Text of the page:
independent  bar  association.   At  the  time  of  trial,  the 
defendant  has  the  right  to  a  lawyer;  all  lawyers  are  under  the 
general  authority  of  the  Government.   In  criminal  cases, 
defense  lawyers  are  provided  by  the  Government  for  those 
without  funds . 

Whether  a  detainee  is  formally  charged  usually  depends  upon  the 
seriousness  of  the  crime  and  the  economic  situation  of  the 
family.   For  lesser  crimes,  the  person  is  usually  taken  to 
jail,  where  he  may  be  beaten  and  held  for  a  few  days,  then 
released  on  bail  pending  a  trial,  which  may  or  may  not  ever 


77 


CONGO 

take  place.  A  person  accused  of  a  serious  crime  (e.g.,  murder, 
rape)  is  held  in  prison  until  the  trial,  which  may  be  months  or 
even  years  later. 

There  is  no  known  forced  labor  in  the  Congo. 

e.   Denial  of  Fair  Public  Trial 

The  legal  system  is  not  insulated  from  political  interference. 
The  Constitution  provides  for  a  Supreme  Court  which  is  in 
practice  an  arm  of  the  executive  rather  than  an  independent 
body.   The  amended  Constitution  also  provides  for 
nonprofessional  judges  to  be  elected  to  all  courts  below  the 
Supreme  Court.   The  stated  purpose  of  this  change  was  to 
"popularize  justice",  i.e.,  provide  a  role  for  tribal  or 
regional  peers  to  influence  the  formal  judicial  process.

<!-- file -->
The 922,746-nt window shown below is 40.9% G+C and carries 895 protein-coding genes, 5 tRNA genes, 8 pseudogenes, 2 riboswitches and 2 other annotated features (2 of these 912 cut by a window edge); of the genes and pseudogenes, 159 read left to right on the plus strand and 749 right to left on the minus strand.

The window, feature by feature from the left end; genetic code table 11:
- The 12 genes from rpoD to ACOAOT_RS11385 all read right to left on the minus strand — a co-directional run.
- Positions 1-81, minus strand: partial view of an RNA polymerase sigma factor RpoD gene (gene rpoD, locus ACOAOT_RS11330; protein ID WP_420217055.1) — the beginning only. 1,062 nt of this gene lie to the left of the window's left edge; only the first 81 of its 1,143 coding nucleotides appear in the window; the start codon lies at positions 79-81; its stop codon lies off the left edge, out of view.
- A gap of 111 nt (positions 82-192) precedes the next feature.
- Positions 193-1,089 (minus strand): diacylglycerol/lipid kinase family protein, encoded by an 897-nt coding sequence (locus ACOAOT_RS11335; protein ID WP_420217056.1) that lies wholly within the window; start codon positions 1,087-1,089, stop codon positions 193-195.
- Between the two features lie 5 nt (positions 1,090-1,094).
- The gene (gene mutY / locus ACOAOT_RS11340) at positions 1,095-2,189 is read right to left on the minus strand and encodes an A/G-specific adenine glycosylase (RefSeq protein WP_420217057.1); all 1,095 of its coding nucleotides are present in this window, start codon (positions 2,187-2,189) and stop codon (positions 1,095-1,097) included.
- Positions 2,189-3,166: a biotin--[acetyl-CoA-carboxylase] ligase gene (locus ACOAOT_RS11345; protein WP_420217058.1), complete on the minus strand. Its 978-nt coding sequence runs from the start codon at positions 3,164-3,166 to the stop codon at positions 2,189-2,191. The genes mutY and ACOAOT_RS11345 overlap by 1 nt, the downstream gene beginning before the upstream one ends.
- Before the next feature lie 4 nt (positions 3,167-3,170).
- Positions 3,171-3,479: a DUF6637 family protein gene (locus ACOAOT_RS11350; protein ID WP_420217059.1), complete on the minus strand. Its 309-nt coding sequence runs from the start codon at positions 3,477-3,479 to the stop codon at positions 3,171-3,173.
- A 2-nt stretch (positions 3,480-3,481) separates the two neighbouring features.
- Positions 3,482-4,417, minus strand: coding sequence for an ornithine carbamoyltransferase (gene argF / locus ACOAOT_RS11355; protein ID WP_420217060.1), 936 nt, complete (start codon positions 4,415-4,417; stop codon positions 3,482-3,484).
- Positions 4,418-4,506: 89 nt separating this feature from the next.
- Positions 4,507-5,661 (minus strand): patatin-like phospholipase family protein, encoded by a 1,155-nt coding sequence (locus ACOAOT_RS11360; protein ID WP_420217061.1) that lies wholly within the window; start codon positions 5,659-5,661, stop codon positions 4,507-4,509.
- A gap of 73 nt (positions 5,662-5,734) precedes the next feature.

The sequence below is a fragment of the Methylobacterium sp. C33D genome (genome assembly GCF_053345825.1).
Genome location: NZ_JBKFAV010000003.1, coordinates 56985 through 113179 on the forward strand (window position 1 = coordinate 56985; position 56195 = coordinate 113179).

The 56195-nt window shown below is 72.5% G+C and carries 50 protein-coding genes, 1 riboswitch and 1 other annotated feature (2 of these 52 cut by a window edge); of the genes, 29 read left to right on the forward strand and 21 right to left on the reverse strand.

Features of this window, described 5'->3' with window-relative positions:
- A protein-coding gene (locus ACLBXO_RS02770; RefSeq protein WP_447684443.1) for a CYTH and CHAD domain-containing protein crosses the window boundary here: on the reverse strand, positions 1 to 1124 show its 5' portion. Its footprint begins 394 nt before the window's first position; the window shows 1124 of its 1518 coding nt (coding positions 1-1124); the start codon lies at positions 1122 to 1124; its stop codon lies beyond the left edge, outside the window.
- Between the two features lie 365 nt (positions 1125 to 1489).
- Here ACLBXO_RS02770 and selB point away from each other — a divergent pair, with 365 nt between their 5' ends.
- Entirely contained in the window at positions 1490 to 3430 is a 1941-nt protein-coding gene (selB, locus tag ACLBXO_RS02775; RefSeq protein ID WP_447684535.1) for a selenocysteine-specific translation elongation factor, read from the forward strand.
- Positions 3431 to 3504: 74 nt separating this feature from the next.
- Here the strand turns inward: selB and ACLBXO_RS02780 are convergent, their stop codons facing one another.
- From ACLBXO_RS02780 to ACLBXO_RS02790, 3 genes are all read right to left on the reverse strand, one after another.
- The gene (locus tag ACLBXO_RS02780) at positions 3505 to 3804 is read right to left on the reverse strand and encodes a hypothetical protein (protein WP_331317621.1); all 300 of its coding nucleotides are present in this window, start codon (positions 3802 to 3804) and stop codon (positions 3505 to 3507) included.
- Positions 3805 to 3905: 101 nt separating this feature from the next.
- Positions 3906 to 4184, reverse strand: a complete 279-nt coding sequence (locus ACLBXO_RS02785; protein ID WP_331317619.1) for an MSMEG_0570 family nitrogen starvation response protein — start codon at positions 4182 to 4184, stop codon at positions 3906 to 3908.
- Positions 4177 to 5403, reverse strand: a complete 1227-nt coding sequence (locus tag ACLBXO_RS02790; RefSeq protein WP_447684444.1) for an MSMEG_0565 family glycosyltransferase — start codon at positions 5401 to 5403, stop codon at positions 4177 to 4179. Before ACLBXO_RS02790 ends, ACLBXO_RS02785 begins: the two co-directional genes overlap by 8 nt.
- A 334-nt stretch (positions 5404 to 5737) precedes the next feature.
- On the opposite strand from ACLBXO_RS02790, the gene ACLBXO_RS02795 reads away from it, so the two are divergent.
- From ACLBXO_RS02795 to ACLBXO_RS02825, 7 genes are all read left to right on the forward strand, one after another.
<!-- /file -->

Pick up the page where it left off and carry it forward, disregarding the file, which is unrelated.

According  to  the  law,  any  Congolese  citizen  may  now  become  a 
judge  but  can  adjudicate  cases  only  in  collaboration  with 
trained  judges.   Each  nomination  must  be  approved  by  the  party. 

By  law,  the  right  to  a  fair  and  public  trial  exists  in  all 
cases,  and  the  judicial  process  is  relatively  fair  and  open  for 
those  accused  of  common  crimes.   Also,  it  is  not  uncommon  to 
have  a  higher  court  reverse  lower  court  decisions  in 
nonpolitical  cases. 

According  to  the  Congolese  Government,  there  are  no  political 
prisoners  in  the  Congo.   Ten  persons  cited  by  Amnesty 
International  as  political  prisoners  being  held  incommunicado 
in  1985  were  tried  in  August  1986  and  were  convicted  of  crimes 
associated  with  two  acts  of  terrorism  (bombing)  in  mid-1982. 
Two  of  the  defendants,  Jean-Pierre  Thystere-Tchicaya  and 
Claude-Ernest  Ndalla,  were  formerly  senior  government 
officials.   The  former  received  a  5-year  suspended  sentence, 
while  the  latter,  who  admitted  having  been  in  possession  of 
illegal  explosives,  was  sentenced  to  death.   This  death 
sentence  had  not  been  carried  out  by  the  end  of  1986.   The